Preparation of cDNA libraries from the identified source cell can also be performed by standard techniques well known in the art. Well known cDNA library construction techniques can be found for example,. in Maniatis et al., Molecular Cloning: A Laboratory Manual, Second Edition (Cold Spring Harbor Laboratory, Cold Spring Harbor, N.Y., 1989).

Isolation of total mRNA from the identified source cell can be performed by standard techniques well known in the art. Well known techniques of total mRNA isolation can be found for example, in Maniatis et al., supra.

Construction of genomic DNA libraries can be performed by standard techniques well known in the art. Well known genomic DNA library construction techniques can be found in Maniatis et al., supra.

Recombinant Expression Vectors and Host Cells

Another aspect of the invention pertains to vectors, preferably expression vectors, containing a nucleic acid of the present invention.

Recombinant Expression Vectors

The recombinant expression vectors of the invention comprise a nucleic acid of the invention in a form suitable for expression of the nucleic acid in a host cell. This means that the.recombinant expression vectors include one or more regulatory sequences. The sequences can be selected on the basis of the host cells to be used for expression. The regulatory sequences are operably linked to the nucleic acid sequence to be expressed. Within a recombinant expression vector, “operably linked” is intended to mean that the nucleotide sequence of interest is linked to the regulatory sequence(s) in a manner which allows for expression of the nucleotide sequence (e.g., in an in vitro transcription/translation system or in a host cell when the vector is introduced into the host cell). It will be appreciated by those skilled in the art that the design of the expression vector can depend on such factors as the choice of the host cell to be transformed, the level of expression of protein desired, etc. The expression vectors of the invention can be introduced into host cells to thereby produce proteins or peptides, including fusion proteins or peptides, encoded by nucleic acids as described herein.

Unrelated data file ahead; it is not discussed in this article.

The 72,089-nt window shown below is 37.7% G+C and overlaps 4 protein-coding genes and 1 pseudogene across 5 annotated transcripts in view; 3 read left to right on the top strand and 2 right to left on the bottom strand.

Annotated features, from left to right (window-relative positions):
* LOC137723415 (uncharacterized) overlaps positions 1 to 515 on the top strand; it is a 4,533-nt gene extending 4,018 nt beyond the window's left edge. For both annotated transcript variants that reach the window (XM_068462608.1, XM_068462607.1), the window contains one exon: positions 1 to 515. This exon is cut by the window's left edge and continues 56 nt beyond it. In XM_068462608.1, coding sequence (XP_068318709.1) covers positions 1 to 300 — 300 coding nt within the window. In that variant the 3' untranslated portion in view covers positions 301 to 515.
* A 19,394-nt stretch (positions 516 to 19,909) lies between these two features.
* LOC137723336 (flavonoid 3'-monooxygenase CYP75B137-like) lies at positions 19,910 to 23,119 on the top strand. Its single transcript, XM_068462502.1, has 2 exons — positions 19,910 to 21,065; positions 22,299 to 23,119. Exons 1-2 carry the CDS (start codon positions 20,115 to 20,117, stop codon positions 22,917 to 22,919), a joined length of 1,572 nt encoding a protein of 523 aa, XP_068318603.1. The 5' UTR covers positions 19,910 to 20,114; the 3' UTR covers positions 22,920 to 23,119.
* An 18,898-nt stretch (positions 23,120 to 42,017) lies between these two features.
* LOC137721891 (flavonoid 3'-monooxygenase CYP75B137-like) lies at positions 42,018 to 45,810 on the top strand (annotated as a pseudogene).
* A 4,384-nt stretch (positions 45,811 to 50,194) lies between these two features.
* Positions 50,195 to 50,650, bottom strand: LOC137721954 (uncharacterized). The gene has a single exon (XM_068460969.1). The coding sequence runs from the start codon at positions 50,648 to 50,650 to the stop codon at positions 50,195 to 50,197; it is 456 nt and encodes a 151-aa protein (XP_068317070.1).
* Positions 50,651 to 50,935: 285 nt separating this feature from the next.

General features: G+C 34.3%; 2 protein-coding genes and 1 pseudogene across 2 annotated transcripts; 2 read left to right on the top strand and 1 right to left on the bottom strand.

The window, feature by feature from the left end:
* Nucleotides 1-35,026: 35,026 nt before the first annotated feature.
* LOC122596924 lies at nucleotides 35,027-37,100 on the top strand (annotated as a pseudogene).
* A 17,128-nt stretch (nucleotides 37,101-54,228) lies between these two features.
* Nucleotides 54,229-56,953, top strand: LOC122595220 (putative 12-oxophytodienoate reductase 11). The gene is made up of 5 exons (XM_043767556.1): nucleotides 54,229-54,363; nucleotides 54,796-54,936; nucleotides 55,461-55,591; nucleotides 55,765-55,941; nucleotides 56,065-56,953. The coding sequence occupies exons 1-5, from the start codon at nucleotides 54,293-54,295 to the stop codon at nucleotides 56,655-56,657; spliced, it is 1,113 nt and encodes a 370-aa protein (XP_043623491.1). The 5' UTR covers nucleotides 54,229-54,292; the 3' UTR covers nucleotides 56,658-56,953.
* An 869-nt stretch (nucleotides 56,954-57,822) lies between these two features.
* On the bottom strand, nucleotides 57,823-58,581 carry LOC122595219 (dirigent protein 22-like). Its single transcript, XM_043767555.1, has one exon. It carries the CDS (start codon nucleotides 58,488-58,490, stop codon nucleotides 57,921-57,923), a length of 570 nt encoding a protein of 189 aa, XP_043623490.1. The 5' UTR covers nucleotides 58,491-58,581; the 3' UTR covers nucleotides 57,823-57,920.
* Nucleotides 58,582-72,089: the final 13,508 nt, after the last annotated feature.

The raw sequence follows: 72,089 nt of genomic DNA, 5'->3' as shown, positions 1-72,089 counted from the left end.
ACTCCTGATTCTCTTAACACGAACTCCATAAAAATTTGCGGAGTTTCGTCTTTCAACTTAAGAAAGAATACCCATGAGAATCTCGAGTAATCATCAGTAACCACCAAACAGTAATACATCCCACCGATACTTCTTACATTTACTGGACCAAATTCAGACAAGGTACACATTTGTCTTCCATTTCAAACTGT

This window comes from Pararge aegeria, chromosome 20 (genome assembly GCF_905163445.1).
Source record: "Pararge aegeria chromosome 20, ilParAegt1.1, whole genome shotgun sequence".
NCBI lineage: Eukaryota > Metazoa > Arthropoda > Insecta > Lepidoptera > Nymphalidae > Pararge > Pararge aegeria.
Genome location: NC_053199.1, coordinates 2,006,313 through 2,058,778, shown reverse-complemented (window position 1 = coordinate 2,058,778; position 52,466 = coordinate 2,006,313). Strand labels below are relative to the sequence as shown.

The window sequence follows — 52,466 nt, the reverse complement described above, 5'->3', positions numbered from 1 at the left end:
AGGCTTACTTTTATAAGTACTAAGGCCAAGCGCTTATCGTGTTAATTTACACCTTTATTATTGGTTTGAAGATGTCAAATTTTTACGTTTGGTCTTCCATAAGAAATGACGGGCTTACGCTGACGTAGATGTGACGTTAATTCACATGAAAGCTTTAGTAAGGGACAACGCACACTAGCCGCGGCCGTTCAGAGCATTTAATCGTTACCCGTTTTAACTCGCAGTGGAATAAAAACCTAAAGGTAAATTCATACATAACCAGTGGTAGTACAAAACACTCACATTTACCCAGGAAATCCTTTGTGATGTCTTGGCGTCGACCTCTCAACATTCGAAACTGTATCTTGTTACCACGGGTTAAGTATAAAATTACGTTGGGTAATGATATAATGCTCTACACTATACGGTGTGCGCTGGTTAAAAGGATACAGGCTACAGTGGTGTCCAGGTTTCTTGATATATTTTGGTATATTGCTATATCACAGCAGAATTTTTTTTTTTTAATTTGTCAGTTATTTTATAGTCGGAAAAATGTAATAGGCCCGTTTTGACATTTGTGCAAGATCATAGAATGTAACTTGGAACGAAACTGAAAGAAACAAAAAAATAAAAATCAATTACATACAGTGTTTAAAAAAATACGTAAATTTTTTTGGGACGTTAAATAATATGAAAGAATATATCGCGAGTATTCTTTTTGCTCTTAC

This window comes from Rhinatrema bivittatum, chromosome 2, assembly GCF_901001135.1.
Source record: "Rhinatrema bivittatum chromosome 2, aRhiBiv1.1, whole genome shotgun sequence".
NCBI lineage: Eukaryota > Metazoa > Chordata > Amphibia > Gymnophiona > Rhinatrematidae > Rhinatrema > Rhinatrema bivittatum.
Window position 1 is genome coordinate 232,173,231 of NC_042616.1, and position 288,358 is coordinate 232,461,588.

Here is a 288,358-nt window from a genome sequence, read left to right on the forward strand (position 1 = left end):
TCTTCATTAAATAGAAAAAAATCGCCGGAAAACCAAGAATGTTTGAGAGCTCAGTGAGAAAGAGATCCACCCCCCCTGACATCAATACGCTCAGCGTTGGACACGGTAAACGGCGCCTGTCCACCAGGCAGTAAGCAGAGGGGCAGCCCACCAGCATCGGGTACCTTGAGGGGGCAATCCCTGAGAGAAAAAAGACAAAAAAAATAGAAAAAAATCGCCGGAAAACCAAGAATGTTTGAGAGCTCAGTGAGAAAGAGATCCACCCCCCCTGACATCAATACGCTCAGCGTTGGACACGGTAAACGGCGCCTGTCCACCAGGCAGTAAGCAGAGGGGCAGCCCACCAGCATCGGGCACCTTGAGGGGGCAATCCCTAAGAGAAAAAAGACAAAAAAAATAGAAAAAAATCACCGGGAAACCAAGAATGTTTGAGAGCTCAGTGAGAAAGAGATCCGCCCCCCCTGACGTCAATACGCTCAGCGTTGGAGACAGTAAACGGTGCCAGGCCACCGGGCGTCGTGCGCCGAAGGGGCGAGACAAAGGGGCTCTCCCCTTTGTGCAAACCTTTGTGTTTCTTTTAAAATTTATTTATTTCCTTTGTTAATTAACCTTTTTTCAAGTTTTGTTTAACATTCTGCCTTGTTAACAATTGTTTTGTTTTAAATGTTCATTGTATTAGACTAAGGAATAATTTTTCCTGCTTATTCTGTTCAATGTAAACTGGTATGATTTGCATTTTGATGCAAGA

The recombinant expression vectors of the invention can be designed for expression of a polypeptide of the invention in prokaryotic (e.g., E. coli) or eukaryotic cells (e.g., insect cells (using baculovirus expression vectors), yeast cells or mammalian cells). Suitable host cells are known to those skilled in the art. Alternatively, the recombinant expression vector can be transcribed and translated in vitro, for example using T7 promoter regulatory sequences and T7 polymerase.